Great Mosque of Djenne & Monday Market – Mali

2007

Whisking along in the cool evening air on the back of a motorbike, the excitement of finally reaching Djenne – seeing the great mosque’s silhouette of spiky mud spires – rewards me for the arduous day’s effort.

Djenne Great Mosque and the Monday Market nearing dusk.
The amazing – and frankly, surreal – mud mosque of Djenne and the Monday Market nearing dusk.

Back in the day, Djenne (pronounced: ‘Jen-Nay’) was an important stop on the Saharan trade route – its fortunes linked to the legendary city of Timbuktu.

During the 15th to 17th centuries, caravans of salt, slaves and gold arrived at this southern-desert stop, located on a large island between the Bani and Niger Rivers.

However, when the Portuguese began building forts along the African coast, they also hijacked the gold trade, and pushed the overland trail out of business with their octopus of vast ocean routes.

For some centuries, the ancient city was also a respected center of Islamic scholarship and learning.

Great Mosque of Djenne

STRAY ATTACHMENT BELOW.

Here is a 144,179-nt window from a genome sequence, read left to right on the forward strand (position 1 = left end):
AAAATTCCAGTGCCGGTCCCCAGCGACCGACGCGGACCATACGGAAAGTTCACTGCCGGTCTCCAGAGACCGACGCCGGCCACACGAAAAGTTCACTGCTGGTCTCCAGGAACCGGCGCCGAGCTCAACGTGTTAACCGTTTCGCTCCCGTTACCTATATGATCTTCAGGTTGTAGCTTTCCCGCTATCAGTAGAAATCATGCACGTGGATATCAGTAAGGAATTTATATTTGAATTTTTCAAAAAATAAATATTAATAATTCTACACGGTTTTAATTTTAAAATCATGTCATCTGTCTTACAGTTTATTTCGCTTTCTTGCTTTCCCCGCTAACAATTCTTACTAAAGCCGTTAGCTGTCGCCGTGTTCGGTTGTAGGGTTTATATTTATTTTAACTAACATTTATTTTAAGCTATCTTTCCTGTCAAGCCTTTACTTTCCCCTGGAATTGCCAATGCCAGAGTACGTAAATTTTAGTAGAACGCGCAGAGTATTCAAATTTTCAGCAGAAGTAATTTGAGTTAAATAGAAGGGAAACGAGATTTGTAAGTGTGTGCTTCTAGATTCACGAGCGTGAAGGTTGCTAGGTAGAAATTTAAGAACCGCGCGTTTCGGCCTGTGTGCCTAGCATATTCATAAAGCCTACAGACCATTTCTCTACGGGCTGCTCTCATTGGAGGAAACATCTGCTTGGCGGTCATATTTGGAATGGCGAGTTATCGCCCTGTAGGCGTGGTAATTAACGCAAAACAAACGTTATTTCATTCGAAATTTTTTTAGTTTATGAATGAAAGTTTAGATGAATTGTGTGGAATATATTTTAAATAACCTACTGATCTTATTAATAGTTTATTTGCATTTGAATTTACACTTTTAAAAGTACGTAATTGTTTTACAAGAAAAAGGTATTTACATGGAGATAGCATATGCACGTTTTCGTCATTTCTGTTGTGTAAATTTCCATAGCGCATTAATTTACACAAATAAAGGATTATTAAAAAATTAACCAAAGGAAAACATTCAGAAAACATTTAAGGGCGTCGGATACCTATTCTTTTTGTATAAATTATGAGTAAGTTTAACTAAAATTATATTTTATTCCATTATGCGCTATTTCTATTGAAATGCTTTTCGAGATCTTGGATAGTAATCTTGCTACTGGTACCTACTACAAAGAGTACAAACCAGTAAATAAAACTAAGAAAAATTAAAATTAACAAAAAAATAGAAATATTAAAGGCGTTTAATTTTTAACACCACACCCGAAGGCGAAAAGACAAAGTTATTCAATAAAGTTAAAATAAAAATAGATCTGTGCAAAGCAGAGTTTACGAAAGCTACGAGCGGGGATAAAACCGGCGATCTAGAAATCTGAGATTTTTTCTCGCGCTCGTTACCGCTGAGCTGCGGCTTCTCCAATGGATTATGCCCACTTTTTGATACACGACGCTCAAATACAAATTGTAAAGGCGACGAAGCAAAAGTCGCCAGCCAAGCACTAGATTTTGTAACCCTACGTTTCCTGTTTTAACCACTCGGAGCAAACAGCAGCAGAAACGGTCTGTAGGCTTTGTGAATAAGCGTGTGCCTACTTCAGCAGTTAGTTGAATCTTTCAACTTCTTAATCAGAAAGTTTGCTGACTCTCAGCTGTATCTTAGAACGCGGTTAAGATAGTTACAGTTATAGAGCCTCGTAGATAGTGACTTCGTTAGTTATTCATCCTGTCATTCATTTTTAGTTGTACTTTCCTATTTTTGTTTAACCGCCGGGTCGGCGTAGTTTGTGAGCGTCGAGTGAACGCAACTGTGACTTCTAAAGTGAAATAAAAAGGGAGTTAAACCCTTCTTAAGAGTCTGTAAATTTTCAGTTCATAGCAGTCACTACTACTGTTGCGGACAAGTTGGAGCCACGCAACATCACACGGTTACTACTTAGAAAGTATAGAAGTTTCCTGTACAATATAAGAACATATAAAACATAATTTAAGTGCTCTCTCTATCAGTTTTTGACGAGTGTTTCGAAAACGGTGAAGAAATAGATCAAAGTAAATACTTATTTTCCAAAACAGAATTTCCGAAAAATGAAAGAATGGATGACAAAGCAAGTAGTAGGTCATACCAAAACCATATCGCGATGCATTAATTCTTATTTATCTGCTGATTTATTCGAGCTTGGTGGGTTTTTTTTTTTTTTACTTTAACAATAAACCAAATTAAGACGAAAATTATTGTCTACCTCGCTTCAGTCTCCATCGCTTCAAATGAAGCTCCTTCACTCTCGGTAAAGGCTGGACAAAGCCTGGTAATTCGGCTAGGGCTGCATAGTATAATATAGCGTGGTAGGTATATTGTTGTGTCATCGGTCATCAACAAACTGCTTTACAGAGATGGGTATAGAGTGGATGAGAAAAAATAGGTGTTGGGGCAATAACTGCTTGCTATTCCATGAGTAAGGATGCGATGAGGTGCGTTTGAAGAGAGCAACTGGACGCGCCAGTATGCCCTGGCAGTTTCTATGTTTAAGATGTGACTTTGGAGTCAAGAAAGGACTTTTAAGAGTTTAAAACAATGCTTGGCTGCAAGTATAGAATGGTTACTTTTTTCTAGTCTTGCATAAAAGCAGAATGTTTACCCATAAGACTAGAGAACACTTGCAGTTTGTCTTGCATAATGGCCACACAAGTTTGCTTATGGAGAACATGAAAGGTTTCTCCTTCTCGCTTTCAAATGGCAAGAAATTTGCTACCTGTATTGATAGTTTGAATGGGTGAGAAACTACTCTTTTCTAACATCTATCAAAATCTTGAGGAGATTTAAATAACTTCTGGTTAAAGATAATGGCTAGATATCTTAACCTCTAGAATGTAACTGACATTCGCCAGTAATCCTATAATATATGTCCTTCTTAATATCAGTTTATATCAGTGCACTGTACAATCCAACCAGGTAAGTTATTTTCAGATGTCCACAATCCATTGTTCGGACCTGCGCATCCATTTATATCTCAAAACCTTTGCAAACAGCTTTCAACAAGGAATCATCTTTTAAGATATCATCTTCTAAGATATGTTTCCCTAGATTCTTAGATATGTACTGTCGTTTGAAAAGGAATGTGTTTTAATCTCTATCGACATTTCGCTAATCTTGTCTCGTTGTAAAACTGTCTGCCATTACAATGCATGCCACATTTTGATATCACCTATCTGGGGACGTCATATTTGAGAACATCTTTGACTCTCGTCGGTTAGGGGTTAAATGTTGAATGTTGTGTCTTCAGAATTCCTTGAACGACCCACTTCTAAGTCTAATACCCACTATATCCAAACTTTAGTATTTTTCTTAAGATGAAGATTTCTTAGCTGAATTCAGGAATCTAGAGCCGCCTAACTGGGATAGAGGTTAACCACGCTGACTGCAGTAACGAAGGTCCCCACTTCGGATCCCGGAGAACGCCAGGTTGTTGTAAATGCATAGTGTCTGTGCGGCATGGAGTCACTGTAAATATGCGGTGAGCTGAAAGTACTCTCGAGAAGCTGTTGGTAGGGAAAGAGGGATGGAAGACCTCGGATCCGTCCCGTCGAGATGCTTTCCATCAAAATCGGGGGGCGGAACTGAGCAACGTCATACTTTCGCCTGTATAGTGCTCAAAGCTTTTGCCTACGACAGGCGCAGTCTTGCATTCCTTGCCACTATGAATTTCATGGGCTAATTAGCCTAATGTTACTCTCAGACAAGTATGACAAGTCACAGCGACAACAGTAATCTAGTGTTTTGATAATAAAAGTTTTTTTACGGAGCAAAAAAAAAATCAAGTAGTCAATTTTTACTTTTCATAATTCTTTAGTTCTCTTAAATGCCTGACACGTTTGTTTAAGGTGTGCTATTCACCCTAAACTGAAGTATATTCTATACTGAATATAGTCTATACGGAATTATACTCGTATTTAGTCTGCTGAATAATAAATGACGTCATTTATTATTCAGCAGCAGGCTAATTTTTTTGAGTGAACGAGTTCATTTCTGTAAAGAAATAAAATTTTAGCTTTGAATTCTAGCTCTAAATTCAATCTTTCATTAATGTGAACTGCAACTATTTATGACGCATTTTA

Today, Djenne remains dominated by the Great Mosque – the largest mud-brick building on the planet, with a capacity for 3000 Muslim worshippers.

Boys chatting below the walls of the Great Mosque of Djenne.
Boys chatting below the walls of the Great Mosque of Djenne.

Yet the Great Mosque of Djenne is recent – built in 1907 on the site of an earlier mosque from the 1400s (which survived into the 19th century before crumbling from neglect).

Typical attire of a local Muslim man in Djenne.
Typical attire of a local Muslim man in Djenne.

Being made of mud, the mosque is vulnerable to the elements, particularly during the rainy season.

To maintain the integrity of the structure, each year the Great Mosque of Djenne is re-plastered and renovated in a festival called the Crépissage (Plastering) each April; the wooden palm poles jutting from the exterior serve as supports for workers to mount and re-plaster the mosque.